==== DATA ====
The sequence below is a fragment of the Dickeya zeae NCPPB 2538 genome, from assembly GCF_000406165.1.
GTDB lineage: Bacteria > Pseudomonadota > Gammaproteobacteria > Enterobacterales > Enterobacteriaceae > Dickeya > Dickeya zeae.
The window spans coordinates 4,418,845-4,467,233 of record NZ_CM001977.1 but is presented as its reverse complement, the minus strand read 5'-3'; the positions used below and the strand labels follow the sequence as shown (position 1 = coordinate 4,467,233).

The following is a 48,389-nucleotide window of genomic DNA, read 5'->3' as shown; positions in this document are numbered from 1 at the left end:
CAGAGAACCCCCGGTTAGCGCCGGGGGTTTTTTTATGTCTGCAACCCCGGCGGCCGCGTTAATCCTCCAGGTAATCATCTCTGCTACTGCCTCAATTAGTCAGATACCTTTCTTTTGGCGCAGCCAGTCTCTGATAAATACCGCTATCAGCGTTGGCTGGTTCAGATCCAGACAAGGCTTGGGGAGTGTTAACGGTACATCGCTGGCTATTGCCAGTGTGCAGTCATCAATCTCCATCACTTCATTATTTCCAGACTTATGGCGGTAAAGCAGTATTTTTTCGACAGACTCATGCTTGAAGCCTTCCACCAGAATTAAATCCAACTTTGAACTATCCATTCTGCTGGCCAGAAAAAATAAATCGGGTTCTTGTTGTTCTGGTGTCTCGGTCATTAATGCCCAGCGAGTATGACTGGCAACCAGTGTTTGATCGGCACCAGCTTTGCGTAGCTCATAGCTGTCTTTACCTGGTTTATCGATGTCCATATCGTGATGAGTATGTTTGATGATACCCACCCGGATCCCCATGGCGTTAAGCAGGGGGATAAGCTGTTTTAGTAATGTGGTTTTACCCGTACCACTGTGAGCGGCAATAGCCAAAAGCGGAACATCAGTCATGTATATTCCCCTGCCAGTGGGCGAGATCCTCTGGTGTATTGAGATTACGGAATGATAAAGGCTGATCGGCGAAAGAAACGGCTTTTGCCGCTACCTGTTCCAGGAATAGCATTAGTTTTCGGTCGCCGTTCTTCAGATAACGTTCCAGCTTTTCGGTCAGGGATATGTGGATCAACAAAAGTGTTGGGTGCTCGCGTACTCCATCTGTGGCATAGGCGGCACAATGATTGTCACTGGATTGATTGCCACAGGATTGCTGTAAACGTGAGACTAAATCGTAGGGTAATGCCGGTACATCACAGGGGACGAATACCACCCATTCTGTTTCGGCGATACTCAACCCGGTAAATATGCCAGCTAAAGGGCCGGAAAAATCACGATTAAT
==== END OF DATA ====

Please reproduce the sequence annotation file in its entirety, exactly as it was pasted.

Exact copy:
The sequence below is a fragment of the Dickeya zeae NCPPB 2538 genome, from assembly GCF_000406165.1.
GTDB lineage: Bacteria > Pseudomonadota > Gammaproteobacteria > Enterobacterales > Enterobacteriaceae > Dickeya > Dickeya zeae.
The window spans coordinates 4,418,845-4,467,233 of record NZ_CM001977.1 but is presented as its reverse complement, the minus strand read 5'-3'; the positions used below and the strand labels follow the sequence as shown (position 1 = coordinate 4,467,233).

The following is a 48,389-nucleotide window of genomic DNA, read 5'->3' as shown; positions in this document are numbered from 1 at the left end:
CAGAGAACCCCCGGTTAGCGCCGGGGGTTTTTTTATGTCTGCAACCCCGGCGGCCGCGTTAATCCTCCAGGTAATCATCTCTGCTACTGCCTCAATTAGTCAGATACCTTTCTTTTGGCGCAGCCAGTCTCTGATAAATACCGCTATCAGCGTTGGCTGGTTCAGATCCAGACAAGGCTTGGGGAGTGTTAACGGTACATCGCTGGCTATTGCCAGTGTGCAGTCATCAATCTCCATCACTTCATTATTTCCAGACTTATGGCGGTAAAGCAGTATTTTTTCGACAGACTCATGCTTGAAGCCTTCCACCAGAATTAAATCCAACTTTGAACTATCCATTCTGCTGGCCAGAAAAAATAAATCGGGTTCTTGTTGTTCTGGTGTCTCGGTCATTAATGCCCAGCGAGTATGACTGGCAACCAGTGTTTGATCGGCACCAGCTTTGCGTAGCTCATAGCTGTCTTTACCTGGTTTATCGATGTCCATATCGTGATGAGTATGTTTGATGATACCCACCCGGATCCCCATGGCGTTAAGCAGGGGGATAAGCTGTTTTAGTAATGTGGTTTTACCCGTACCACTGTGAGCGGCAATAGCCAAAAGCGGAACATCAGTCATGTATATTCCCCTGCCAGTGGGCGAGATCCTCTGGTGTATTGAGATTACGGAATGATAAAGGCTGATCGGCGAAAGAAACGGCTTTTGCCGCTACCTGTTCCAGGAATAGCATTAGTTTTCGGTCGCCGTTCTTCAGATAACGTTCCAGCTTTTCGGTCAGGGATATGTGGATCAACAAAAGTGTTGGGTGCTCGCGTACTCCATCTGTGGCATAGGCGGCACAATGATTGTCACTGGATTGATTGCCACAGGATTGCTGTAAACGTGAGACTAAATCGTAGGGTAATGCCGGTACATCACAGGGGACGAATACCACCCATTCTGTTTCGGCGATACTCAACCCGGTAAATATGCCAGCTAAAGGGCCGGAAAAATCACGATTAAT